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Nat Mater. 2004 Apr;3(4):244-8. Epub 2004 Mar 14.

Stimuli-responsive polypeptide vesicles by conformation-specific assembly.

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  • 1Department of Materials, University of California, Santa Barbara, California 93106, USA.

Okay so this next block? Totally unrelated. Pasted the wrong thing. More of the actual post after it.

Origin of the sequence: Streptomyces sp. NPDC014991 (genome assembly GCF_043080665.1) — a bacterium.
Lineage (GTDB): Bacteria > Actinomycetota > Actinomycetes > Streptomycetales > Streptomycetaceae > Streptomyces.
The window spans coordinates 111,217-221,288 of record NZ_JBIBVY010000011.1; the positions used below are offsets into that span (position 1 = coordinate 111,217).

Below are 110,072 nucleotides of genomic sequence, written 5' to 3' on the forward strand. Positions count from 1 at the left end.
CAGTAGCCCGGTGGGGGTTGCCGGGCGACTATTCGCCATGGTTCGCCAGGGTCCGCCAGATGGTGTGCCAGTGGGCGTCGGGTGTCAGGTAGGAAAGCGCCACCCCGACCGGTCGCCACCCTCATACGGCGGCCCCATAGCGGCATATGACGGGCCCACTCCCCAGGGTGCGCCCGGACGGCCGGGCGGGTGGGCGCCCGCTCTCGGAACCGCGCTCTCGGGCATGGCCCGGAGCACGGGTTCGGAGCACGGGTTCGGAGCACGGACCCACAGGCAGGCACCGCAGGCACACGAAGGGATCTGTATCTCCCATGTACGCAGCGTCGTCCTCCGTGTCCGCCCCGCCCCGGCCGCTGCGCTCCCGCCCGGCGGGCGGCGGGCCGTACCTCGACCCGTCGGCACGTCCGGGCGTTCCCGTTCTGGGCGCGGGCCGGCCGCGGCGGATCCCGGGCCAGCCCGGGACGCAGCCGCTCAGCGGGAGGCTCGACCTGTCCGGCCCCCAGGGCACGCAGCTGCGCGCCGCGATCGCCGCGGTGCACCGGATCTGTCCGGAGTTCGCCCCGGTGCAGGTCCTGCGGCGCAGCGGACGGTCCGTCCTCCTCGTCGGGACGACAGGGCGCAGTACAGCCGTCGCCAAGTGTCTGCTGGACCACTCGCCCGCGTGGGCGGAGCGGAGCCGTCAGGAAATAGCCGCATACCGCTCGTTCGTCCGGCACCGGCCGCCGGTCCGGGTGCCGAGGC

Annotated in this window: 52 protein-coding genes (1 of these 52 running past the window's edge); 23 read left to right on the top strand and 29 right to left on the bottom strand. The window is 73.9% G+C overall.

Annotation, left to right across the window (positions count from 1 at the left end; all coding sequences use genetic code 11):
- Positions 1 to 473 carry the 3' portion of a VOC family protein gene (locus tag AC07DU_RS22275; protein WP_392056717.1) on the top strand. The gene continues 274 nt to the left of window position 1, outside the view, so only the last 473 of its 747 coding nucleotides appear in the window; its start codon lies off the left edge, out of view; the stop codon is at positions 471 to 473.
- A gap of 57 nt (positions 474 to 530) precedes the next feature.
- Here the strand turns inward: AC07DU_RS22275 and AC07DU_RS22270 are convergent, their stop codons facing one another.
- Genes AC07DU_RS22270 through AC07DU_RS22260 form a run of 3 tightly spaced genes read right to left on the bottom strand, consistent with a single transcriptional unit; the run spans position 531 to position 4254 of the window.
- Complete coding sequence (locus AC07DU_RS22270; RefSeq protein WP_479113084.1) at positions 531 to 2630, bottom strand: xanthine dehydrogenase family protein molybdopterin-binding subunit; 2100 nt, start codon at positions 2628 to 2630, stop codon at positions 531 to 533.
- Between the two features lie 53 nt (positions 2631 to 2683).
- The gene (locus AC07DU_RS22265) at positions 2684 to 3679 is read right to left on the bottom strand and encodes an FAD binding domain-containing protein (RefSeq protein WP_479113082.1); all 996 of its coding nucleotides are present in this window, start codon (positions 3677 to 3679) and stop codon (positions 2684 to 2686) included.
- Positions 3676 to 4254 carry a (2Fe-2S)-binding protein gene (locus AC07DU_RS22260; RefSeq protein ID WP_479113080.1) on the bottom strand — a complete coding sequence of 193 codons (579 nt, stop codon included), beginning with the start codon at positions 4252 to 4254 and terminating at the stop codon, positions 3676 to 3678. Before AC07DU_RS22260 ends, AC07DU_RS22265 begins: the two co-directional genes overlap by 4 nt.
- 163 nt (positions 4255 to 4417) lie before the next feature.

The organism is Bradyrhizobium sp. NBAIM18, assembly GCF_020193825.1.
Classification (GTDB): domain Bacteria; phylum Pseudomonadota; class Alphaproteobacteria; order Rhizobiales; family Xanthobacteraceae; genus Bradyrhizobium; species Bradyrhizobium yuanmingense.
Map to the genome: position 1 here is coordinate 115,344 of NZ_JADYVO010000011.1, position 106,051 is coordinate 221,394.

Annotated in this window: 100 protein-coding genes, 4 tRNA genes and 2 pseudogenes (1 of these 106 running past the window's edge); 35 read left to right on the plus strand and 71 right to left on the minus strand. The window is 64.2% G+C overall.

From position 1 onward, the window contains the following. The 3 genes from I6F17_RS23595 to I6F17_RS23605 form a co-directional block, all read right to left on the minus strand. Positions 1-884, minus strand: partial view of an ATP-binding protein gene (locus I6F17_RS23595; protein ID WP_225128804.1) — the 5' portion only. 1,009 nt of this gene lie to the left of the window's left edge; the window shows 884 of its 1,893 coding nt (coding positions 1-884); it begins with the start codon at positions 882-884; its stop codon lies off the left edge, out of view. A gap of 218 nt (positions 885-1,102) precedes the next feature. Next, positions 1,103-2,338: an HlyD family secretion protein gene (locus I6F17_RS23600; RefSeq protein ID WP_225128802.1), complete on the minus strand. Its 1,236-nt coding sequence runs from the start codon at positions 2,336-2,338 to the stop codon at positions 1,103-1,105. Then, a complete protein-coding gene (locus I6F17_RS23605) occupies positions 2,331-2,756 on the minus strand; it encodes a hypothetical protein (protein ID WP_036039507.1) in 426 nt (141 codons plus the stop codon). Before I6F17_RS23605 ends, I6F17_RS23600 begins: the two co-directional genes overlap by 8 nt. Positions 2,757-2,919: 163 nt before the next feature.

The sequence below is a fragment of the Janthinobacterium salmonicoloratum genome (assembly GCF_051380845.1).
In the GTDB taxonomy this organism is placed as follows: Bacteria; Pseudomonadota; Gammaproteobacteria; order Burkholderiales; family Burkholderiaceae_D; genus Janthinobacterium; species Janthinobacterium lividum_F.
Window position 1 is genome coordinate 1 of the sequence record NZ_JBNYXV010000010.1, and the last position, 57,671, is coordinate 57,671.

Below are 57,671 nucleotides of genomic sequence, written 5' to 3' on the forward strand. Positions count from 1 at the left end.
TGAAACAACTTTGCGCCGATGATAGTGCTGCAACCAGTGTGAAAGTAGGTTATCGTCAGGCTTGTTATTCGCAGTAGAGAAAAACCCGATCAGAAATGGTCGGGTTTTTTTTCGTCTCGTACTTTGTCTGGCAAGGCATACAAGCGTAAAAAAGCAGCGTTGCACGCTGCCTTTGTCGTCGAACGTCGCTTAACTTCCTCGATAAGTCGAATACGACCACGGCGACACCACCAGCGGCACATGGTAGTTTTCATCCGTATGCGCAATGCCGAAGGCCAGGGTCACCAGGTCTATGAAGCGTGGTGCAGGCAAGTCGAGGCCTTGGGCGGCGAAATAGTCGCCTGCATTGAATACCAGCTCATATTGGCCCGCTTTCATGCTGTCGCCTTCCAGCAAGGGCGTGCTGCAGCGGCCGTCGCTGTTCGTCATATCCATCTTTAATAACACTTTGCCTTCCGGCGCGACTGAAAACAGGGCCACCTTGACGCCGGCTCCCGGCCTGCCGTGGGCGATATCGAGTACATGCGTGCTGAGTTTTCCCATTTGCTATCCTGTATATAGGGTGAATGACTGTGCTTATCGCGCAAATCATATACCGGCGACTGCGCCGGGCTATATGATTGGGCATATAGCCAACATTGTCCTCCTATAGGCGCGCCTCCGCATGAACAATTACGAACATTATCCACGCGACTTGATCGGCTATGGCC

In biology, lipids are well known for their ability to assemble into spherical vesicles. Proteins, in particular virus capsids, can also form regular vesicle-like structures, where the precise folding and stable conformations of many identical subunits directs their self-assembly. Functionality present on these subunits also controls their disassembly within the cellular environment, for example, in response to a pH change. Here, we report the preparation of diblock copolypeptides that self-assemble into spherical vesicular assemblies whose size and structure are dictated primarily by the ordered conformations of the polymer segments, in a manner similar to viral capsid assembly. Furthermore, functionality was incorporated into these molecules to render them susceptible to environmental stimuli, which is desirable for drug-delivery applications. The control of assembly and function exhibited in these systems is a significant advance towards the synthesis of materials that can mimic the precise three-dimensional assembly found in proteins.

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